Himachal to import chloropicrin chemical: HPMC

Shimla: Himachal Pradesh Horticulture Produce Processing and Marketing Corporation (HPMC) would import chloropicrin chemical, which is very useful in combating apple diseases, an official spokesman here said.

The state government has obtained necessary permission from the Central Insecticides Board, Union Ministry of Agriculture, for import of chloropicrin chemical along with machinery and equipments, he said.

HPMC would soon import the chemical from M/s Trinity Mfg, USA, for providing it to University of Horticulture and Forestry, Nauni for trials, he added.

A spokesperson of the Horticulture Department said that chloropicrin chemical would be used to combat serious problems of Specific Apple Replant Disease (SARD) and would go a long way in managing soil borne pathogens affecting other fruits, vegetables and floriculture crops.

The chemicals would be extremely helpful in treating the soil in poly-houses between crop cycles.

He said chloropicrin was the best chemical world over which had been an effective combatant in the war against SARD.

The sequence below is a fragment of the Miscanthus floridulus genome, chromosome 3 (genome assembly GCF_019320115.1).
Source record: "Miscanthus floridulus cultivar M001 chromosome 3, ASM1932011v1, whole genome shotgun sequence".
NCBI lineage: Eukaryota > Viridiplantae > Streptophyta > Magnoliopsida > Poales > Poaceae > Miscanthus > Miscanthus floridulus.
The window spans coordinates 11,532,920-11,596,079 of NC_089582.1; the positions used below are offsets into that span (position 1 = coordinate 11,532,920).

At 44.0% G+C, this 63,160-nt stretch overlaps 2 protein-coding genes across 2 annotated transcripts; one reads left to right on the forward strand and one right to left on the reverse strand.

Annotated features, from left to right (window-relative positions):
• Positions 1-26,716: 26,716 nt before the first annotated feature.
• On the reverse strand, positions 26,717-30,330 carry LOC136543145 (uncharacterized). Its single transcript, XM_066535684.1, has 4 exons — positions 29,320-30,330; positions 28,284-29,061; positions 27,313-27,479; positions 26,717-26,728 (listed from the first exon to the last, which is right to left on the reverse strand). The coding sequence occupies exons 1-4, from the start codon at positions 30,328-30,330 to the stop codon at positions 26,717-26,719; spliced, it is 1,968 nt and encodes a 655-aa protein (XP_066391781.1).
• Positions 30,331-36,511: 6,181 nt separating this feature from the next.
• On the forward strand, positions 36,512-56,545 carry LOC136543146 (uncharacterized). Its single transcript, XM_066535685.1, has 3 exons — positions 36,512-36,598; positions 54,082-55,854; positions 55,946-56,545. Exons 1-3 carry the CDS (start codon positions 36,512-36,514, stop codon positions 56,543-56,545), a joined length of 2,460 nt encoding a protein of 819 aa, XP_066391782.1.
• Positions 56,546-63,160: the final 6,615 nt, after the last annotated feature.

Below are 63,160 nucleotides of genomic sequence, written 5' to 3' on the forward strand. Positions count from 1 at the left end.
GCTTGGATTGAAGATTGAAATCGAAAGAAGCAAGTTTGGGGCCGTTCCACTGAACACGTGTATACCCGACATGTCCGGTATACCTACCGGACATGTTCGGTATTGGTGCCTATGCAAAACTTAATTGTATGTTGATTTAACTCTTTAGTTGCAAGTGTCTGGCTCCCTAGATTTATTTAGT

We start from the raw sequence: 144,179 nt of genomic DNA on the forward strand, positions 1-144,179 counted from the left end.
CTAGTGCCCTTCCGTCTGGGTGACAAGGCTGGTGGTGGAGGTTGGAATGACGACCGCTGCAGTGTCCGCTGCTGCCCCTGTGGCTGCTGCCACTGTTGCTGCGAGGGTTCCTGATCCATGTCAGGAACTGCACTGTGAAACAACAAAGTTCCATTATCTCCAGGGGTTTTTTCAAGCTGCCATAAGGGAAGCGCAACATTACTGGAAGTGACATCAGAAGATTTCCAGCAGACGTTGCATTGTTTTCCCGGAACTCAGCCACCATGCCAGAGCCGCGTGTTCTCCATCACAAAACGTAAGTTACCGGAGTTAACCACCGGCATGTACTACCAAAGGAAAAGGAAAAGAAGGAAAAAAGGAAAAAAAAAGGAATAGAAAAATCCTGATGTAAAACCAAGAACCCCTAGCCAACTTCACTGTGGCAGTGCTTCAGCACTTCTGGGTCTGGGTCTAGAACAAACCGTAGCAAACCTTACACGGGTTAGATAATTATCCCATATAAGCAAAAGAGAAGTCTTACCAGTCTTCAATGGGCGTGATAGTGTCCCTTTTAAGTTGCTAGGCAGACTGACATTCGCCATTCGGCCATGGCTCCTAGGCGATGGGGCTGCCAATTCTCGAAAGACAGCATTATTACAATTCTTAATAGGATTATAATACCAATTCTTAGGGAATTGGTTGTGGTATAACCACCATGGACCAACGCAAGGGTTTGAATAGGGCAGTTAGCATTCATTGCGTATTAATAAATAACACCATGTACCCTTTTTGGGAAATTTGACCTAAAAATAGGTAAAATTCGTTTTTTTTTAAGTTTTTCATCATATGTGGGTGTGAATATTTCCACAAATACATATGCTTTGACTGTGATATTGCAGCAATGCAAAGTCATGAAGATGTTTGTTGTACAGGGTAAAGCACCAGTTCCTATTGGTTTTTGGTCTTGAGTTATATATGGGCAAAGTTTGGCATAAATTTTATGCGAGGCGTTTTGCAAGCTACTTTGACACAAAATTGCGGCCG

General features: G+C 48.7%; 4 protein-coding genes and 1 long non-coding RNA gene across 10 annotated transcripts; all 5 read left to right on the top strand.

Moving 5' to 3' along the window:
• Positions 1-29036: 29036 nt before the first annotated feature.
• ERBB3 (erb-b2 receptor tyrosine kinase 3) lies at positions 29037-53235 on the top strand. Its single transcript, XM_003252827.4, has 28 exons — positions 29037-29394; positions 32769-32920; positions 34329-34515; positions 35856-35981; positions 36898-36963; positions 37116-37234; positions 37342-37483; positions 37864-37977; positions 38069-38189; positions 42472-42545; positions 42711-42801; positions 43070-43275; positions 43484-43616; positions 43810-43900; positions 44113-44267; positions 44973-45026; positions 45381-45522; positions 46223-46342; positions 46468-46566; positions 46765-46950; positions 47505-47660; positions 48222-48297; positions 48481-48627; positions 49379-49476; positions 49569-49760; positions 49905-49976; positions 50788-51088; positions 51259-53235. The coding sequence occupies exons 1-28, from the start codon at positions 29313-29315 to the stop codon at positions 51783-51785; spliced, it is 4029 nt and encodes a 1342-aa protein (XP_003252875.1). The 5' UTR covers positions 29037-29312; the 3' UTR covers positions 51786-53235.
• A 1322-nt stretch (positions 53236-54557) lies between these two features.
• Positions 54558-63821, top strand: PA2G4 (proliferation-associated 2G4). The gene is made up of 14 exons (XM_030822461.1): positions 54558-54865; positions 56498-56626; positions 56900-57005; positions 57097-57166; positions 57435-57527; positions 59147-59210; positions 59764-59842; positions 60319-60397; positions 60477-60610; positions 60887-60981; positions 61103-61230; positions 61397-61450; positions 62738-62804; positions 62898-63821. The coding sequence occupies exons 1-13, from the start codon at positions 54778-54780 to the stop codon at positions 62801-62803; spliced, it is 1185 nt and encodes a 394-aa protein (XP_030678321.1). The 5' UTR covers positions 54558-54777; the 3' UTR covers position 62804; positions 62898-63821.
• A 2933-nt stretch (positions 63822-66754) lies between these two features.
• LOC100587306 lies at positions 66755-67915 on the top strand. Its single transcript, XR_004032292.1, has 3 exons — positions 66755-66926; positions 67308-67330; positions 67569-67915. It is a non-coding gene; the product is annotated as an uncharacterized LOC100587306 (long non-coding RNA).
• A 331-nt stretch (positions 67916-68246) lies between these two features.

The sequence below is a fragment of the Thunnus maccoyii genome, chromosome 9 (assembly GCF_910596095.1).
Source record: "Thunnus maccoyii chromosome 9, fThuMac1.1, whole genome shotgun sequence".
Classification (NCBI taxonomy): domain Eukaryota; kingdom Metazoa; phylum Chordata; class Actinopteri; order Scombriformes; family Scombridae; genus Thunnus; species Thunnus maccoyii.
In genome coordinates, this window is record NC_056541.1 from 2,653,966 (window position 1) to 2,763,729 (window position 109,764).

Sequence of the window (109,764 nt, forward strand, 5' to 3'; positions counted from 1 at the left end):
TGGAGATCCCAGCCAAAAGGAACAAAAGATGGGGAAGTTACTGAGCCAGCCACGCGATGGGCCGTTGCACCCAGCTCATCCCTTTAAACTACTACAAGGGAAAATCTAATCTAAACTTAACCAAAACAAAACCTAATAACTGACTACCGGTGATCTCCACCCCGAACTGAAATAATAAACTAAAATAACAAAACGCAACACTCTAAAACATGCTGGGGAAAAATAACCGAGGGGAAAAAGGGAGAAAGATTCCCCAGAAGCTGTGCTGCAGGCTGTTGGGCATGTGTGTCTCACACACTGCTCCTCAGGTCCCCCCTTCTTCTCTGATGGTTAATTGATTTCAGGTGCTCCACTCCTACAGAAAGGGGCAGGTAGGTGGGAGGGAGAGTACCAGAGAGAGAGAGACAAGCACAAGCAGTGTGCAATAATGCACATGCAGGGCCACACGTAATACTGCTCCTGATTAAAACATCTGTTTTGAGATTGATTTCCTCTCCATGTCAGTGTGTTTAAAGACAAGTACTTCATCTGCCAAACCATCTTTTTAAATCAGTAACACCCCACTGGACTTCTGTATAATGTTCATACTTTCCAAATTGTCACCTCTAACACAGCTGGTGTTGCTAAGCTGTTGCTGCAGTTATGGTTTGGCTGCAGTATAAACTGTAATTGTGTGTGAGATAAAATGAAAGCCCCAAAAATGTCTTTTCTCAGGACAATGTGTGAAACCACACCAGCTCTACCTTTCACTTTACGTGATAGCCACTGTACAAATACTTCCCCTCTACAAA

The chemical was so far not registered in India and thus could not be manufactured or imported from outside for use in soil treatment.

Keeping in view the importance of the chemical, necessary steps were initiated under ambitious Rs 1,134 crore World Bank funded HP Horticulture Development Project for getting the chemical registered in the country.

He said now the Union Government has given permission for import of chloropicrin, multi-locational trials would be conducted in Shimla, Solan and Kullu districts during current year, paving way for its registration in India.

This was one of the major initiatives by the state government which would especially benefit the apple growers of Shimla, Kullu and Mandi districts where the orchards had become too old and senile and need immediate replacement with latest varieties and root stocks, he said.

The spokesperson said it had been a matter of concern for the farmers, extension officers and scientists that new plantations did not perform well owing to SARD that occurs when apple trees were planted in soil where similar species had been grown previously.

SARD was not only limited to apple trees but it also affects roses and a number of other fruit trees including cherry, citrus, peach, pear, plum and quince.